“I’ve worked really hard to be in the position I’m in right now, so it’s nice to get some of the rewards from that and be involved in the Walker Cup,” said the 23-year-old, who faces a little extra pressure this weekend given fellow Kilmarnock (Barassie) members McDonald, Gordon Sherry and Jim Milligan were all on victorious GB&I Walker Cup teams. “I think playing in the Walker Cup is the pinnacle of every amateur golfer’s career. It’s the pinnacle, it’s the top.”
Walker, who lost an engrossing Final of The Amateur Championship to Sugrue on the 36th hole after a valiant comeback and was also runner-up in the European Amateur Championship, has other players of pedigree for company.
The English Amateur champion Conor Gough, still only aged 16, Conor Purcell, the Australian Amateur Championship earlier this year, and Alex Fitzpatrick, whose brother Matthew played in the Walker Cup in 2013, are also among Watson’s charges.
“The Walker Cup is a fantastic opportunity for these amateur golfers to demonstrate their talents on the big stage and it will be an experience that will remain with them for the rest of their lives,” said Watson, who played in the 1997 Walker Cup at Quaker Ridge after defeating a South African by the name of Trevor Immelman, the 2008 Masters Champion, 3&2 in the final.
The visitors have travelled in confidence. At the time of the teams being finalised, three of the American players sat inside the top seven of the World Amateur Golf Ranking™ (WAGR™) – World No. 1 Cole Hammer, Akshay Bhatia (5) and Stewart Hagestad (7).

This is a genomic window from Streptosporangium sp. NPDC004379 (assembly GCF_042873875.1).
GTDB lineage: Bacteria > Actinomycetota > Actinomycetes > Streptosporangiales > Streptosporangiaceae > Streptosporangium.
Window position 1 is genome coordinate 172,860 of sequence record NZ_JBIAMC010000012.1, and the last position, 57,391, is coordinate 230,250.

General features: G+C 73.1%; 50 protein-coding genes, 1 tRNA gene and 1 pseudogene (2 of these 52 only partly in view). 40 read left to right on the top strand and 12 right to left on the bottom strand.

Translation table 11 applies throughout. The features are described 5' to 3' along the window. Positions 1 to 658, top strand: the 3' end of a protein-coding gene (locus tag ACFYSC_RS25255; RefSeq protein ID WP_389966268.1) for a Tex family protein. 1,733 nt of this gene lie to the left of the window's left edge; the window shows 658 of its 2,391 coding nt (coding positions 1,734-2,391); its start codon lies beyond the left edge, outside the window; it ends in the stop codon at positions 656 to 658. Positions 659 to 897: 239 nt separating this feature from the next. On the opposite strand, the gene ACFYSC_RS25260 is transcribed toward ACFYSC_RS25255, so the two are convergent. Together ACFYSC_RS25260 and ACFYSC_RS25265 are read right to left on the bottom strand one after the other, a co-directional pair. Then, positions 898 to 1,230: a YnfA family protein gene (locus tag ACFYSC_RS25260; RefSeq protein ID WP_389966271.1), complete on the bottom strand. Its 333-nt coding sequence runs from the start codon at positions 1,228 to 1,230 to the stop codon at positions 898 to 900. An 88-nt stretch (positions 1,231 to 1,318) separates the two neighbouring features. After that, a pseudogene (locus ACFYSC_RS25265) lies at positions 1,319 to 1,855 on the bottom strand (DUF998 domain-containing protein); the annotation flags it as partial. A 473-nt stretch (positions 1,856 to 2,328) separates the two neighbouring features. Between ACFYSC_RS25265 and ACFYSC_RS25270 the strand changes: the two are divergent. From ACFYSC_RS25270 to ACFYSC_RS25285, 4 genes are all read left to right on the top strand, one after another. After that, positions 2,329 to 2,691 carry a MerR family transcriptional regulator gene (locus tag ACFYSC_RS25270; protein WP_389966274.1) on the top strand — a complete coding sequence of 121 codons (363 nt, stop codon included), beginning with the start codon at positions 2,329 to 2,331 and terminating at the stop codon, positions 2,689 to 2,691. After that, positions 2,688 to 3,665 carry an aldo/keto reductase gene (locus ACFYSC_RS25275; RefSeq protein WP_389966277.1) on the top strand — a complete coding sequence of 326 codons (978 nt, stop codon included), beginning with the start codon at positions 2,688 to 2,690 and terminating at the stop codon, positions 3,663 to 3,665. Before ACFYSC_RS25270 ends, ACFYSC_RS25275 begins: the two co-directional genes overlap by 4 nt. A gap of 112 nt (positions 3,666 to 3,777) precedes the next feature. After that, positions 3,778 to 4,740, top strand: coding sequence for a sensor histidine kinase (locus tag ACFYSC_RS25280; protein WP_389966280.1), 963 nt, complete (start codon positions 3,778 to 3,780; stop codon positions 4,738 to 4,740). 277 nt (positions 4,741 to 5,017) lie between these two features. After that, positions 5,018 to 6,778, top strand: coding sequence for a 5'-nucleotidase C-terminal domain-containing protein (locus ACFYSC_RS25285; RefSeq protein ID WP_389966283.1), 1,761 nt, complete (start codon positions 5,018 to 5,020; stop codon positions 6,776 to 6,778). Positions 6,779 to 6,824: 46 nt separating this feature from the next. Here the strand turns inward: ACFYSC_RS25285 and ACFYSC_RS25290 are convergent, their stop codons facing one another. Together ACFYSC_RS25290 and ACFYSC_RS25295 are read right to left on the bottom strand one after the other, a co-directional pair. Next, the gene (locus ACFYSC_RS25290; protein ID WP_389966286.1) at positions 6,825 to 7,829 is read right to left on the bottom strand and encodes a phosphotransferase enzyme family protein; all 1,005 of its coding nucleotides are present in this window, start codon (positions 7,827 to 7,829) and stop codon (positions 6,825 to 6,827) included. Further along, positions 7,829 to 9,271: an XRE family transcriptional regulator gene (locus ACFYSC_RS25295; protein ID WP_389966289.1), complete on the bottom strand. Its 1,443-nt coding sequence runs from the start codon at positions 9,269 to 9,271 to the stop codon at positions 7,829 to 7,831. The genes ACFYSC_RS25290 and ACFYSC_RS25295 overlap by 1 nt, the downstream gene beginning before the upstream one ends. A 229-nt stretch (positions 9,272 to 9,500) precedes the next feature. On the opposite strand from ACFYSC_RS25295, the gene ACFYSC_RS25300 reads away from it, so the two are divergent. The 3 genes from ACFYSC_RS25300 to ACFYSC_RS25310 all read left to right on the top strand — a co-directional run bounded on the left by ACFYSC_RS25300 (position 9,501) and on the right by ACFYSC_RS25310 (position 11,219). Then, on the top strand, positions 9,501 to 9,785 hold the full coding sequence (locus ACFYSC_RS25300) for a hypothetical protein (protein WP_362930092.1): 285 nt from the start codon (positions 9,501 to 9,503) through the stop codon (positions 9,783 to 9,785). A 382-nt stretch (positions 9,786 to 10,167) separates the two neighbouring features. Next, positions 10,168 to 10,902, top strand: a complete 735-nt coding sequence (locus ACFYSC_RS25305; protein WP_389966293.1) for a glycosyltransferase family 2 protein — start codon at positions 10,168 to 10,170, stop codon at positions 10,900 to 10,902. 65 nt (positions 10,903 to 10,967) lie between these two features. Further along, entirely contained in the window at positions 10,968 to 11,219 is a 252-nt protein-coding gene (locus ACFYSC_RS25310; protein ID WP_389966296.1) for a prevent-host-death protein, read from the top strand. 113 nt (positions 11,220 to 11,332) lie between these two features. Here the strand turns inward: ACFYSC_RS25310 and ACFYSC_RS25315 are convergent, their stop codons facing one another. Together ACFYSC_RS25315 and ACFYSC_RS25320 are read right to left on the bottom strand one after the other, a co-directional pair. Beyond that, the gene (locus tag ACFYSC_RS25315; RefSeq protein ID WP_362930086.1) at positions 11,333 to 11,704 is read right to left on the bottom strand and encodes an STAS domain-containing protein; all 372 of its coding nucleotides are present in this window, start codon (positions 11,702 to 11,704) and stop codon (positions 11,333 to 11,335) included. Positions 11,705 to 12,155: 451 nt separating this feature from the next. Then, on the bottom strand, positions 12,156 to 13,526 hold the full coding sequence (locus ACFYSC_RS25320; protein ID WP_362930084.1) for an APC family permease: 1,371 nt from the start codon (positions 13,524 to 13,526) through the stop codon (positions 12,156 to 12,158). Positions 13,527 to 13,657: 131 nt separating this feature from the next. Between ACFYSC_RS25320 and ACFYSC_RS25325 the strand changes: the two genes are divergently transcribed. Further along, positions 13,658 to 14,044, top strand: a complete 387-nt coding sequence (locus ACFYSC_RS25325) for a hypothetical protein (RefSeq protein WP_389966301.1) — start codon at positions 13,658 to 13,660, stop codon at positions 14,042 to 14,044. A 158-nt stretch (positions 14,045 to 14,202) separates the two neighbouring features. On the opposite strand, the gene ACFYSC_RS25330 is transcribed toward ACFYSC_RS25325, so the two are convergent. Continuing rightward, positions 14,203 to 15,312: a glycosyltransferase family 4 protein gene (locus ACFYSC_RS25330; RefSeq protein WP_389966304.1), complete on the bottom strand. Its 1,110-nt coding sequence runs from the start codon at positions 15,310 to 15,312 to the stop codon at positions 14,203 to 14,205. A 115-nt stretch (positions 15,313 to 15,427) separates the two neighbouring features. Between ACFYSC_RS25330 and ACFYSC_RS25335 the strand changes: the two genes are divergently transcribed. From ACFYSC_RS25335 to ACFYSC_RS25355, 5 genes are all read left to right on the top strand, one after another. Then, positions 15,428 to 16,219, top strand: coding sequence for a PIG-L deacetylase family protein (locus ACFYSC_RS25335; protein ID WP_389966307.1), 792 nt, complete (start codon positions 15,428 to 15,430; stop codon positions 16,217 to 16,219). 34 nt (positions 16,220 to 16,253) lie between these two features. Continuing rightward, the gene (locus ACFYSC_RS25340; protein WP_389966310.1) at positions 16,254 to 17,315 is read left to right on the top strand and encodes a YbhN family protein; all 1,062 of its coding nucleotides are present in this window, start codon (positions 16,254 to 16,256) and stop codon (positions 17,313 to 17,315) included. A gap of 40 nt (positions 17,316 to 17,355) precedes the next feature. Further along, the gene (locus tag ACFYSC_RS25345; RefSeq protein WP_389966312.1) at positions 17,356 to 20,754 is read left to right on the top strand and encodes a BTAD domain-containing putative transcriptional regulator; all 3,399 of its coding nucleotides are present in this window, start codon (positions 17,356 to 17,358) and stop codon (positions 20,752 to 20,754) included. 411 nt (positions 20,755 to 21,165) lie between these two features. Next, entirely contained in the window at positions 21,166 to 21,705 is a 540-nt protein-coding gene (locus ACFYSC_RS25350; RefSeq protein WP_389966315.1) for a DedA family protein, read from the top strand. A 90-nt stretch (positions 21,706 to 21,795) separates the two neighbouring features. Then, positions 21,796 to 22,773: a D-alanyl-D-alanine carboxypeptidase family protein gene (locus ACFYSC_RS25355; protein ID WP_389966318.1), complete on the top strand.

Hammer, who attends the University of Texas, claimed the Mark H McCormack Medal as the leading men’s player in the 2019 WAGR™ helped by three college victories in his freshman year.
While Hammer, 19, and Bhatia, only 17, offer youth and promise, Hagestad is a seasoned mid-amateur campaigner who brings valuable experience to Nathaniel Crosby’s side. The 28-year-old qualified for the US Open for the third consecutive time in June.
US Amateur finalists
Crosby, a Walker Cup winner in 1983, can also call on Georgia Tech senior Andy Ogletree after he earned an automatic spot with his victory at the US Amateur.
Among others to watch is John Augenstein, who despite losing to Ogletree in the final at Pinehurst, still boasts a 17-4-1 record in match play competition since the spring of 2017.
Hoylake suits match play
“I think the course is perfectly suited to match play,” added Watson. “You’ve got that opening hole which is going to be won or lost in a lot of matches and then you’ve got two par fives close together near the end, where momentum can change quickly. It’s going to be perfect for the Walker Cup. It’s also a very fair course, you can see everything in front of you. It’s one of my favourite courses on The Open pool.”
With Royal Liverpool marking its 150th anniversary this year, who will be savouring their own celebrations come Sunday evening? GB&I will be hoping home history repeats itself.
For more information on The Walker Cup visit walkercup.org